There has been little study of specific treatments for exercise addiction. However, psychotherapy and interventions informed by the strong empirically-supported traditions of theories of behavior change would be a good starting point. Some good rules of thumb I would recommend to anyone are to avoid exercise if you are injured or feeling unwell and to have a discussion with your medical provider if you are concerned about how much you should be exercising. If you notice that exercise has an outsized or unhealthy importance in your life, psychotherapy with a trusted mental health professional may help you understand the role of exercise in your life and explore how to find a healthier balance that supports your well-being.
In a recent article in the journal Substance Use and Misuse, you draw the connection between exercise addiction and behaviors such as alcohol misuse. Can the behaviors be treated similarly?
Similar to some other addictive behaviors, exercise activates the dopamine reward system and can contribute to stress-reduction and a rush of endorphins and cannabinoids that produce a natural “runner’s high,” or a euphoric feeling post-exercise. In our recent study, around 6% of college students clustered into a group with some of the highest levels of reported impulsivity, disordered eating, alcohol use, and exercise addiction compared to the other groups. Because of the co-occurrence of these behaviors, therapy might focus on underlying problems that link the behaviors, like the personality trait of impulsivity, which has been established as a contributing factor to a range of health risk behaviors. In this case, therapy focused on addressing a client’s impulsive behaviors and what gives rise to them may be a helpful place to start.
Does exercise addiction have a peak and does it wane as people get older?
Research has leaned toward focusing on triathletes and elite athletes, who tend to have high levels of exercise addiction. As for age groups, a recent review found that young adults also have high rates of exercise addiction, perhaps due to the importance young people may attribute to body image. To date, there is no known peak for exercise addiction. There is so much we don’t know, given that exercise addiction is an emerging health concern that has only been named and studied in the last few decades. Rates of exercise addiction vary, but the review estimated 3-7% prevalence among regular exercisers with higher rates among elite athletes.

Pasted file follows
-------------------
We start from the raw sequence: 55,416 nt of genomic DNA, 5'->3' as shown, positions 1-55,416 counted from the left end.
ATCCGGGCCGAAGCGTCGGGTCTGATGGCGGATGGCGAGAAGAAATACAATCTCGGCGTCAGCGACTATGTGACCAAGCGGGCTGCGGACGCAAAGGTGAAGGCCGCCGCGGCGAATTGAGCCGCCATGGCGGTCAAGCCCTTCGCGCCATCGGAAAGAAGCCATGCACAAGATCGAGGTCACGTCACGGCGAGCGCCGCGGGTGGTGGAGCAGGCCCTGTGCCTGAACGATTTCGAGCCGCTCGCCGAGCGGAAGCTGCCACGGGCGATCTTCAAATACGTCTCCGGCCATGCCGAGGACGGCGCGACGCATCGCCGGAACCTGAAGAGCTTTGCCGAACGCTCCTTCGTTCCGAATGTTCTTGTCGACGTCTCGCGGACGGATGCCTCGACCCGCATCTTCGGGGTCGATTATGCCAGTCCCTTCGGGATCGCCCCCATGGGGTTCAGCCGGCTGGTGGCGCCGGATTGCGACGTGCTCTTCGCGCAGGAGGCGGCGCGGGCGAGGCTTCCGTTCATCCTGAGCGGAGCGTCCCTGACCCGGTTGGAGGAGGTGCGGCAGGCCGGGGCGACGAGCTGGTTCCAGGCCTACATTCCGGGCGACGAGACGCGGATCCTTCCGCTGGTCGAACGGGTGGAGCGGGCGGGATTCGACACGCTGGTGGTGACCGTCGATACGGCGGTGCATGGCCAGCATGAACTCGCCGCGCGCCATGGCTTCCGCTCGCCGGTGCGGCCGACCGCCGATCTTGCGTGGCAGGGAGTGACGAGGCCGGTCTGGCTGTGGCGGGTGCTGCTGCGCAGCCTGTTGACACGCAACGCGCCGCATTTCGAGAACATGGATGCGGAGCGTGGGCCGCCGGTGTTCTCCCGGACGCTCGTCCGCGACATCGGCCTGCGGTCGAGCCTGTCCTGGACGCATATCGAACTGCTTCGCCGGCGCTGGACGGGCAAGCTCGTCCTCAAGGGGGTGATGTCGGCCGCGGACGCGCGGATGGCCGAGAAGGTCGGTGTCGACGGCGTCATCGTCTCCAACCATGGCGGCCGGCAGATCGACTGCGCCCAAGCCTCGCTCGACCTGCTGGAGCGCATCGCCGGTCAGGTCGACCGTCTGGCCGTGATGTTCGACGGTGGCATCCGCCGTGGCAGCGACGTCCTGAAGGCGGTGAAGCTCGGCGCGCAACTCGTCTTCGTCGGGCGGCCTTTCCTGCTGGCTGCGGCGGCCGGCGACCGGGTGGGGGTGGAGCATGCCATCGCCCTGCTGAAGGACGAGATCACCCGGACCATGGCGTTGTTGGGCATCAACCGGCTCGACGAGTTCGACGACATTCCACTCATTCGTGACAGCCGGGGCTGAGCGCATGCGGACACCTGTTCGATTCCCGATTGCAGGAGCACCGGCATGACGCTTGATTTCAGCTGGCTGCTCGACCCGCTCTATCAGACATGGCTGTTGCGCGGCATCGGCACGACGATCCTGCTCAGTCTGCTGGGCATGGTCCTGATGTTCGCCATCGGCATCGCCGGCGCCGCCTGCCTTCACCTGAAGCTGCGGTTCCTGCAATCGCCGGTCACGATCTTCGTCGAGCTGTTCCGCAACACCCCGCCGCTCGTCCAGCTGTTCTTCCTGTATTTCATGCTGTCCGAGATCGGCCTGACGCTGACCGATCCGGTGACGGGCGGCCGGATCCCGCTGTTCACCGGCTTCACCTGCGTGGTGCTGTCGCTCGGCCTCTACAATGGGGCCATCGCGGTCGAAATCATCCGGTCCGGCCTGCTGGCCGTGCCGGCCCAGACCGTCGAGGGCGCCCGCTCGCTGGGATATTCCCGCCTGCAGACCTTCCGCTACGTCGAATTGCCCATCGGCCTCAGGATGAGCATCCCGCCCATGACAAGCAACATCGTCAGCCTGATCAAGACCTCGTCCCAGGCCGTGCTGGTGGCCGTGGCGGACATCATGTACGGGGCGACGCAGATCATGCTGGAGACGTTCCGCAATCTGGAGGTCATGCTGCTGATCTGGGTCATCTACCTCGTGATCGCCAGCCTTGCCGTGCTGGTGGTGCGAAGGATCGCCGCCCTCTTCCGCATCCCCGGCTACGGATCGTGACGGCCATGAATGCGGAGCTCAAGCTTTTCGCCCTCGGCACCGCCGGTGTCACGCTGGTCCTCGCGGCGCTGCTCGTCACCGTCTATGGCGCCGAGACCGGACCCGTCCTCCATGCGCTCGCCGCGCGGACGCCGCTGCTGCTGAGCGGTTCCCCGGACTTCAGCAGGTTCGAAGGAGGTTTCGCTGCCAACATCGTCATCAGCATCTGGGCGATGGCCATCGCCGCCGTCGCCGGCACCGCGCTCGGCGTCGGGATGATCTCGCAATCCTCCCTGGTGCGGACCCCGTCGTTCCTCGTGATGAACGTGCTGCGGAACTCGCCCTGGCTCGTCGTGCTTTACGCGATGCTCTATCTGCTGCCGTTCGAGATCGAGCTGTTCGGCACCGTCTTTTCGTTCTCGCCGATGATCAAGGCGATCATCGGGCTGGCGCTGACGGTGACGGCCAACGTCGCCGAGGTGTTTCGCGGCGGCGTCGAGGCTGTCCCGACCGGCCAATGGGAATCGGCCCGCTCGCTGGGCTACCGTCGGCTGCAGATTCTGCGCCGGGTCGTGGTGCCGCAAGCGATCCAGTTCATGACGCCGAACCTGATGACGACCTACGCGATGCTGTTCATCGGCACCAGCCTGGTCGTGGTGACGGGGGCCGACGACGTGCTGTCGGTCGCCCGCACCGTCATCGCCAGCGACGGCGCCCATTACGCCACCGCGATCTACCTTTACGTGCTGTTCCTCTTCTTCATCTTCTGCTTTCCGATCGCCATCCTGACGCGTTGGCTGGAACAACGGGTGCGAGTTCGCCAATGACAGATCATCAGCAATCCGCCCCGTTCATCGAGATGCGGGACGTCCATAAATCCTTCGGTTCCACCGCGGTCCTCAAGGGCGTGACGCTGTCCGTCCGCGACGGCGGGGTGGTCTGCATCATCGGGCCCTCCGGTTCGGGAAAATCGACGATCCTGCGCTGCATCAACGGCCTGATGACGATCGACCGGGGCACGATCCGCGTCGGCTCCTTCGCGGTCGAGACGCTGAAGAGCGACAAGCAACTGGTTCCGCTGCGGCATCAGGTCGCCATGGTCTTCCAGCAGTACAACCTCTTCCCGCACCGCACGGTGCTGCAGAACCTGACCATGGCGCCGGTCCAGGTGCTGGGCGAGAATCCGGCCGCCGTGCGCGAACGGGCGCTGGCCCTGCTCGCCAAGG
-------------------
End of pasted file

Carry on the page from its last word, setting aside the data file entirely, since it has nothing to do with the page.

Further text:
While the current “body positive” movement has improved messaging around different shapes and sizes, do you think it has had an impact on a personal level? What does recovery look like?
Thanks to body positive movements, there is an increasingly mainstream understanding of the hugely detrimental mental health impacts of sizeism and fatphobia. Poor body image continues to be a factor that is linked with exercise addiction and disordered eating behaviors. Engaging with communities and media that are size-inclusive and affirming is immensely valuable for people in coming to understand their body not through a specific societal lens of what is an “ideal body” based on social and cultural conventions for attractiveness, youth, or thinness, among other qualities—but through a more liberated sense of self and view of the body as something to be appreciated, cared for, and worthy of esteem. Body image concerns are something that psychotherapy can directly address, and on the other side of restriction, guilt, and shame is the possibility of self-acceptance, empowerment, and body peace.
Director of Communications, Columbia Psychiatry